Protection from 3D Printed Guns Act
Summary: The Protection from 3D Printed Guns Act bans the manufacture or possession of firearms that were created or completed on a 3-dimensional printer or similar device.
Based upon U.S. Senator Bill Nelson’s S. 3304 (2018)
SECTION 1. SHORT TITLE
This Act shall be called the “Protection from 3D Printed Guns Act.”
SECTION 2. FINDINGS AND PURPOSE
(A) FINDINGS—The legislature finds that:
- Three dimensional, or “3D” printing, involves the programming of a 3D printing machine with a computer file that provides the schematics for the item to be printed.
- Recent technological developments have allowed for the 3D printing of firearms and firearm parts, including parts made out of plastic, by unlicensed individuals in possession of relatively inexpensive 3D printers.
- Because 3D printing allows individuals to make their own firearms out of plastic, they may be able to evade detection by metal detectors at security checkpoints, increasing the risk that a firearm will be used to perpetrate violence on an airplane or other area where people congregate.
- The 3D printing of firearms and firearm parts increases the risk that dangerous people, including felons, domestic abusers, and other people prohibited from possessing firearms under existing law, will obtain a firearm through 3D printing.
- On June 7, 2013, an assailant used a gun he had constructed by himself to kill his father, brother, and 3 other people at Santa Monica College in California. The person had failed a background check when he tried to purchase a gun from a licensed gun dealer. The gun he used was made from an unfinished AR–15-style receiver, similar to a receiver that can now be made with a 3D printer.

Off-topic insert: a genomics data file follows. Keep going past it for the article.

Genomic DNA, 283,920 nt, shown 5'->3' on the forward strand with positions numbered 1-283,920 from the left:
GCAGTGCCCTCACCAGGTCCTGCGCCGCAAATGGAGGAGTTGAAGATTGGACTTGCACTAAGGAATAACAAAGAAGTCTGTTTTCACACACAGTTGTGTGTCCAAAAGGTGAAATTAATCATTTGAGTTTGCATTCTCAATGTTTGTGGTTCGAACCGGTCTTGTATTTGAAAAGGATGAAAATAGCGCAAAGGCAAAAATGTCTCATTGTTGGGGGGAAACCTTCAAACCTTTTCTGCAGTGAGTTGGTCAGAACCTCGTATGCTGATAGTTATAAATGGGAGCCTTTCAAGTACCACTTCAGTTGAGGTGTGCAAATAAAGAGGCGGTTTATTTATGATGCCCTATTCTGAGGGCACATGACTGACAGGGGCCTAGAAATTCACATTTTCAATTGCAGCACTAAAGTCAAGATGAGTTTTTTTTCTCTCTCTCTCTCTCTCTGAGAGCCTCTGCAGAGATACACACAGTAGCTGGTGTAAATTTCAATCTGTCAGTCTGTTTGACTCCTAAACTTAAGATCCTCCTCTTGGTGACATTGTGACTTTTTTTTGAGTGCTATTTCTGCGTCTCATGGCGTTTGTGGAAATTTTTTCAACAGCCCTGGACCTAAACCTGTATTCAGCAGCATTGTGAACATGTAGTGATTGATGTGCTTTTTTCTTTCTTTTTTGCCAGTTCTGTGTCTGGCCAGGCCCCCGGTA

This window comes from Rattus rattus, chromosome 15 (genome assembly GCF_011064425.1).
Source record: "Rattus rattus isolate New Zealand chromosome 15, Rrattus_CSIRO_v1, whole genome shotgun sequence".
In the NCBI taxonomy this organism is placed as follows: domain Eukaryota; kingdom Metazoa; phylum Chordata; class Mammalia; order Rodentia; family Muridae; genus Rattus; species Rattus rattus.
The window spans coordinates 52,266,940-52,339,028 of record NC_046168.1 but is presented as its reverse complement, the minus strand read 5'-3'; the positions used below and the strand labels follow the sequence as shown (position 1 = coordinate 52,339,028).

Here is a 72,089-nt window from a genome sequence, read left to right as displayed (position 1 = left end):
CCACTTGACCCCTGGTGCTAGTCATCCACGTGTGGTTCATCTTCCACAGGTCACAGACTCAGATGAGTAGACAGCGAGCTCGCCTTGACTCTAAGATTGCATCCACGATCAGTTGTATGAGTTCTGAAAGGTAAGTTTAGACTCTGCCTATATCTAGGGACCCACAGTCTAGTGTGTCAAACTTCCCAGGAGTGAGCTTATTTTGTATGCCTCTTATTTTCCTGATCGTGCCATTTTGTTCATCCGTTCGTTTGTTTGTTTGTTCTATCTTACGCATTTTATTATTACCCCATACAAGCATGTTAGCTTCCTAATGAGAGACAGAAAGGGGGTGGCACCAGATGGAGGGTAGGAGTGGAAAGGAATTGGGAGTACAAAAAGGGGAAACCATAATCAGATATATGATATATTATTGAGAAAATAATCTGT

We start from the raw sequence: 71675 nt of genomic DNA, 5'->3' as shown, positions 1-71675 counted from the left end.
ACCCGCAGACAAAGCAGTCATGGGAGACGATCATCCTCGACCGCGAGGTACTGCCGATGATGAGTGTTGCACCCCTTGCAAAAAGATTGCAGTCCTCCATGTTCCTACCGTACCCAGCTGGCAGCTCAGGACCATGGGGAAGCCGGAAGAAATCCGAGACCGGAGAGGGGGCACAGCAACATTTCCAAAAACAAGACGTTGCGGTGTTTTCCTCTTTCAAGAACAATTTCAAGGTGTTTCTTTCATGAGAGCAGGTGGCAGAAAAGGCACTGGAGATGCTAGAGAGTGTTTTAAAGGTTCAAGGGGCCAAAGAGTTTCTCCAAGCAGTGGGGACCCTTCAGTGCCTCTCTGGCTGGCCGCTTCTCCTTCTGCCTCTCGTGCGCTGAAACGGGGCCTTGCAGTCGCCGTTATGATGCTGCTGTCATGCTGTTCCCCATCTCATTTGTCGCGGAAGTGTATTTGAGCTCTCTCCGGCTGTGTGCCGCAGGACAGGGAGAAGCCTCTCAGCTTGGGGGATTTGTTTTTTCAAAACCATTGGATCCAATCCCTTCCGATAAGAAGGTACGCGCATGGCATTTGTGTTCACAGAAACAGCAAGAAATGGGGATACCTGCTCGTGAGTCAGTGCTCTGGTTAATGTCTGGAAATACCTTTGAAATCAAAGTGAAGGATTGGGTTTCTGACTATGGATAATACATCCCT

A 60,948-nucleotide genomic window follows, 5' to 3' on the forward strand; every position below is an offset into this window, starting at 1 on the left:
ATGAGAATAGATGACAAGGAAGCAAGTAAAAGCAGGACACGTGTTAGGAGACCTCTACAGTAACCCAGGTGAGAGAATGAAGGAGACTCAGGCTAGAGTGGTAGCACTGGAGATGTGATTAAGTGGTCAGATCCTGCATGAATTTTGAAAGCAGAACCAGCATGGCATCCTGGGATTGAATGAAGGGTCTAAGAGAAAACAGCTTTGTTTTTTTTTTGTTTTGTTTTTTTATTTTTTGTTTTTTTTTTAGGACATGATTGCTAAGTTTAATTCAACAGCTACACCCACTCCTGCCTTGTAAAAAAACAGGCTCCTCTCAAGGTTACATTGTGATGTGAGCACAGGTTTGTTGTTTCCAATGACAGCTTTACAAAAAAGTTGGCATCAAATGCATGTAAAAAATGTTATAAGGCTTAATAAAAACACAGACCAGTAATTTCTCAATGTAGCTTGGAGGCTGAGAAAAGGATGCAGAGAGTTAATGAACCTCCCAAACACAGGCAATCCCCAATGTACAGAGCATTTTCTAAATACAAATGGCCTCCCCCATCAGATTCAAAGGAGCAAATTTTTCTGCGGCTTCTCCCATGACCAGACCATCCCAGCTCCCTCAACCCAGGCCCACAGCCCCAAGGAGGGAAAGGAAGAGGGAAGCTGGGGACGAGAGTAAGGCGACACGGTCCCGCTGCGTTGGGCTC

- Firearms tracing, a powerful tool to investigate gun crimes, would be crippled by the availability of 3D printed firearms. Firearms tracing depends on the ability to identify firearms based on their serial number, however, guns made by unlicensed individuals with 3D printers do not contain genuine serial numbers.
- The proliferation of 3D-printed firearms threatens to undermine the entire federal and state regulatory system, endangering public safety and national security.
(B) PURPOSE—This law is enacted to protect the public safety of state residents and visitors.
SECTION 3. PROHIBITION
After section XXX, the following new section XXX shall be inserted:
3D PRINTED GUNS PROHIBITED—It shall be a [class-X] felony for any person to manufacture or knowingly possess a firearm that was:
- Created by a 3-dimensional printer or similar device; or
- Completed by attaching a part or parts created by a 3-dimensional printer or similar device to an unfinished frame or receiver.
SECTION 4. EFFECTIVE DATE
This law shall become effective on July 1, 20XX.